Legacy Doomsday by Luis Scott-Vargas
I have a soft spot for the card Doomsday. It’s a hard card to play well, and a powerful card if you can, which is the sort of thing I’m definitely in for. I took a Doomsday deck through its paces recently (the video will be up soon), and thought it was sweet enough to write about as well.
Cast Doomsday and win the game… or die trying. That’s literally all this deck does – there’s no backup plan, no alternate win conditions, nothing. In the game of Doomsday, you win or you die.
Let’s run through the most common combo setups:
In this case, you get a pile like the following:
The only thing that really matters is that Ideas Unbound is your top card and Thassa’s Oracle the bottom. You cast Ideas, draw three and play Lion’s Eye Diamond. You then cycle Street Wraith or cast Ponder, crack LED in response, draw Oracle and play it.
If you have enough mana, you can skip LED and get Flusterstorm or some other piece of disruption instead.
Here, you get these cards:
The last two cards don’t matter really, as all you’re doing is cycling until you hit Oracle with two cards under it (this is assuming you have enough mana to cast it already). If you have an extra cycling card already in hand, you can even move Cavern up and have an uncounterable Oracle.
Those two piles are the most common ones, though sometimes you get extra lands or pieces of disruption if you’re worried about opposing answers. Post-board, you also can sometimes get a bounce spell or the like.
The printing of Thassa’s Oracle is the best thing to happen to Doomsday in years, and the piles you get to win with Doomsday are now better and easier. Once you know those two, you’re 90 percent of the way there, with the rest of the piles being corner cases.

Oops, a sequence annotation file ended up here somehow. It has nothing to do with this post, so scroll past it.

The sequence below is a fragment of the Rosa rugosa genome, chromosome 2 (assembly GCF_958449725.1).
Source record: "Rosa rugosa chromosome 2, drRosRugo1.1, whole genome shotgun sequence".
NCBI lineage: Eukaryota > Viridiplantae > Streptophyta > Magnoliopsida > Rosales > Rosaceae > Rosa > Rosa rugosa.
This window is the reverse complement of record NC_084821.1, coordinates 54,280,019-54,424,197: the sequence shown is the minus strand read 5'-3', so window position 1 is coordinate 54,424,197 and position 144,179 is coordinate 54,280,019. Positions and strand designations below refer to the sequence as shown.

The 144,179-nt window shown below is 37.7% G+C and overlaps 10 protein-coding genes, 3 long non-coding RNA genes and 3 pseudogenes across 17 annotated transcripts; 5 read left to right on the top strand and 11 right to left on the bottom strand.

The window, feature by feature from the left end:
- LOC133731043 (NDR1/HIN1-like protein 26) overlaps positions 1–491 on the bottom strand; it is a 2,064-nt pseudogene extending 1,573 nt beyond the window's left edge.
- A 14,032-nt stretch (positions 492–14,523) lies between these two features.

Duh. You can’t win a game where you don’t cast this.
These let you cast Doomsday earlier and are key at outracing the opponent.
The tutor is fifth through eighth copy of Doomsday, with the upside of being pitchable to Force of Will. The eight cantrips help find what you’re missing, and give this deck the consistency it needs.
These cards fill the dual roles of protecting your combo and stopping whatever the opponent is up to. Legacy offers some fantastic disruptive cards and this deck uses them nicely.
This deck needs to have Doomsday, Personal Tutor or some blue cantrips for a keepable hand. Luckily, that’s 17 cards, so it’s pretty tough to find a hand that doesn’t have any of those. The faster the better, as this is not a deck that does well by sitting around.
Keep. I’d lead on Ponder, unless you know they’re a fast combo deck, in which case you can lead on Duress.
Keep. This hand is quite good, even if it has a lot of lands. Turn one you can tutor for Doomsday, and cast it on turn two with Daze backup.
Mulligan. This hand doesn’t go anywhere and is missing both Doomsday and card draw.
- Get familiar with the various Doomsday piles you want. Keep in mind that the opponent can Wasteland you, make you discard or have a counter, and get piles that play around those (by getting lands, disruption or Cavern of Souls).
- Make sure to fetch out lands before casting Doomsday, as you won’t have lands left post-DDay. Likewise, you can use lands to thin your deck after Doomsday for some fancy kills.
- Life payments before casting Doomsday are half off, since you’re about to lose half your life. Sometimes, you want to cycle Wraith before that as a result.
- When in doubt, GO FOR IT. This deck is not one that gets better as the game goes long, so you should basically just be jamming.
I really enjoy this deck. Keep an eye out for that video, as I had a blast, and I hope this helps encourage you to take a chance on an admittedly strange deck. It’s less hard to play than it used to be, and very satisfying.